Here are some of the posts that came out when I thought we would be using 13cR1.

And here is what I posted since 13cR2 was released.

All my 13c articles are here.

As I mentioned in some of the previous posts, we’ve gone for a slash & burn approach. We were running 12cR5 across the board. We built a new 13cR1 server, which subsequently got upgraded to 13cR2. Some of the early 12cR5 to 13cR1 agent upgrades didn’t go so well, so instead we removed the old agents and installed new ones. I used EMCLI to export some of the config, like backups definitions, so the transfer was pretty easy.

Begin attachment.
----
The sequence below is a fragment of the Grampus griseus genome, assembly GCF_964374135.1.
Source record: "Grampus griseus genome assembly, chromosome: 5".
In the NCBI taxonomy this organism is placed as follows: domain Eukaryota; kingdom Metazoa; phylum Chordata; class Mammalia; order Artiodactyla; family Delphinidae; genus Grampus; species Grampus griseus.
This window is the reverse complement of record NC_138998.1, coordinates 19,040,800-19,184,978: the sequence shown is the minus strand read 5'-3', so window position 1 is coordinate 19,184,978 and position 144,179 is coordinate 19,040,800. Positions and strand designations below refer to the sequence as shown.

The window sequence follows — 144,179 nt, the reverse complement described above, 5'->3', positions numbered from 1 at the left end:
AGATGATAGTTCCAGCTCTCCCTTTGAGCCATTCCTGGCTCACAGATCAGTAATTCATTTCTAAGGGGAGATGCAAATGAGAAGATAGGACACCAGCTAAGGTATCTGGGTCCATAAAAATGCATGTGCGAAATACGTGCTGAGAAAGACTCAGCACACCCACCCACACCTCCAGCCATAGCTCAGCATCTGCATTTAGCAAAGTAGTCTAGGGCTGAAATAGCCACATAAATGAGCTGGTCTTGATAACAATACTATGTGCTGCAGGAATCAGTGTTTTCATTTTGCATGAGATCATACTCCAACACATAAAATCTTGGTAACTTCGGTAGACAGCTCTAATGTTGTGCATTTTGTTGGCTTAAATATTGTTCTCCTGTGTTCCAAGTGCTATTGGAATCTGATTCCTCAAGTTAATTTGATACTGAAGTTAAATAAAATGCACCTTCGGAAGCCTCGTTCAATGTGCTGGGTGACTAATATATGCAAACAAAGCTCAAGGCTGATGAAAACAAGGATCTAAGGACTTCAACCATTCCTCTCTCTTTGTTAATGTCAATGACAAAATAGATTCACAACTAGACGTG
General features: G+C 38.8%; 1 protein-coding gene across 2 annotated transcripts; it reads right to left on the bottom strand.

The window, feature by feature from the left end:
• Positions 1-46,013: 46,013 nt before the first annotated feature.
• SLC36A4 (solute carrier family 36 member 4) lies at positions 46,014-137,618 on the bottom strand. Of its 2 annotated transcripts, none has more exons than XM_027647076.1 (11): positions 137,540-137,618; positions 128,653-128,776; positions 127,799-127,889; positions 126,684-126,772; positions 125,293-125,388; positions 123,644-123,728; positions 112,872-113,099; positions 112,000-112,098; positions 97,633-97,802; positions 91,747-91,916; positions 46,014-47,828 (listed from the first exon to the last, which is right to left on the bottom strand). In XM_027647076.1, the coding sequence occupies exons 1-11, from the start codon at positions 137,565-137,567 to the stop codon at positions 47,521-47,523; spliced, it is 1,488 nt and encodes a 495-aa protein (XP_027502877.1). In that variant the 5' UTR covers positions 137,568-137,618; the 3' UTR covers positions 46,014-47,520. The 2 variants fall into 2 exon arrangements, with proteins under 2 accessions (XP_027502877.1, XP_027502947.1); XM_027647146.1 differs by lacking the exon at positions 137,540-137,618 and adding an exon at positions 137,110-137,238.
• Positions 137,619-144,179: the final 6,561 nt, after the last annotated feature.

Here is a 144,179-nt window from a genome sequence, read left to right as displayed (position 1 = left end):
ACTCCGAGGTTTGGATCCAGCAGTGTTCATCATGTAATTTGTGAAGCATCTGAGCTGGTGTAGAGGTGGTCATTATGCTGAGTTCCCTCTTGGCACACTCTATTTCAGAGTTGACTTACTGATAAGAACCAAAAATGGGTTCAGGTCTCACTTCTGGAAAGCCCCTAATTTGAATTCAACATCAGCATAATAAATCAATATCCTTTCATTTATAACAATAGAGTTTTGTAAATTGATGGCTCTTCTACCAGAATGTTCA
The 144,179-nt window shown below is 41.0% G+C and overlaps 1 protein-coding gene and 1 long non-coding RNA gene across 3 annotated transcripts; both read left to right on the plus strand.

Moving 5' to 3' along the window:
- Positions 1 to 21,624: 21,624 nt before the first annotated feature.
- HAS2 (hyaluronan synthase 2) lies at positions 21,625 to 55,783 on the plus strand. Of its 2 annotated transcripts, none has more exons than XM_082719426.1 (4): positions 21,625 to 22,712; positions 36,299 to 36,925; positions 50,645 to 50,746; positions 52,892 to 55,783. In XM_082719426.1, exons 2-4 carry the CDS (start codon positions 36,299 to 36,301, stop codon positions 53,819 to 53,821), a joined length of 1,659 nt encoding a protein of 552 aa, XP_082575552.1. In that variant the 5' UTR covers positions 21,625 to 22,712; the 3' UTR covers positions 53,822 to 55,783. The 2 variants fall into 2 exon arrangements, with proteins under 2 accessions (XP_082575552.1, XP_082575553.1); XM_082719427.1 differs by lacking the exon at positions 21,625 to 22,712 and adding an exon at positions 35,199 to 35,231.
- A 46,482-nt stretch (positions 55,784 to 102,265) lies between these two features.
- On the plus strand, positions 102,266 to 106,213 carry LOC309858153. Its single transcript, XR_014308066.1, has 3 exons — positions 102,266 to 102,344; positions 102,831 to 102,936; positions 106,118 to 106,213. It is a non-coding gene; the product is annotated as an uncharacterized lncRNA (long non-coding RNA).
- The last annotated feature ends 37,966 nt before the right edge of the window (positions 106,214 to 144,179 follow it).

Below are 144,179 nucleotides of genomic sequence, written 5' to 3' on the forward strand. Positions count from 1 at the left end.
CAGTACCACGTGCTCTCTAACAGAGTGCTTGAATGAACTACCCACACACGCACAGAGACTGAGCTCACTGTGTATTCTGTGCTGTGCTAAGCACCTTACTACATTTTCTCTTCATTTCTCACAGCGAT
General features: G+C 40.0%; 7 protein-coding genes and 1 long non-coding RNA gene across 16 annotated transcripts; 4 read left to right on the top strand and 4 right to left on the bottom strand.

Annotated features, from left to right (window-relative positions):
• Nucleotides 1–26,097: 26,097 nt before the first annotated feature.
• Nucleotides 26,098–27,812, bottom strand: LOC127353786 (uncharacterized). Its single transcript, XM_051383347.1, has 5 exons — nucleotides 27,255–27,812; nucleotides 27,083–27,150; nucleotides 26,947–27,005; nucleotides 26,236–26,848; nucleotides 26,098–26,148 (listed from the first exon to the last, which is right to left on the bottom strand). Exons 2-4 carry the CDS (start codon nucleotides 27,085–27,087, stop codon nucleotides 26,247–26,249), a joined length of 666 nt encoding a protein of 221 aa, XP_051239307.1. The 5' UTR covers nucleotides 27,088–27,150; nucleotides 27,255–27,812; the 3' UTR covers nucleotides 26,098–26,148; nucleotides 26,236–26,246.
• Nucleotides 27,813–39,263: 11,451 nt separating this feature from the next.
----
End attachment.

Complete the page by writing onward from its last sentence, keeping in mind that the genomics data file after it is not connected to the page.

Remember, we are a pretty small company and we mainly use Cloud Control for monitoring and backups, so this replacement approach was relatively easy for us. If you are monitoring thousands of servers and use more of the Cloud Control features you may not want to take this approach. 🙂

Anyway, yesterday we got the 13cR2 agents installed on the last group of production servers, so we have completed the move!

I’m hoping there will be some time before 13cR3 is released. 🙂



Cloud Control 13c Release 2 (13cR2)

o-enterprisemgr-13c-clr-2769481We’ve finished the rollout of 13cR1 agents to all dev and test environments, but haven’t started the production rollout. Good job really as 13cR2 has now been released.

The announcements are here.

The downloads and documents are here.

My plan is now:

  • Stop the rollout of 13cR1 to production.
  • Test the clean install of 13cR2 and the upgrade of 13cR1 to 13cR2 at home. Articles will be coming soon.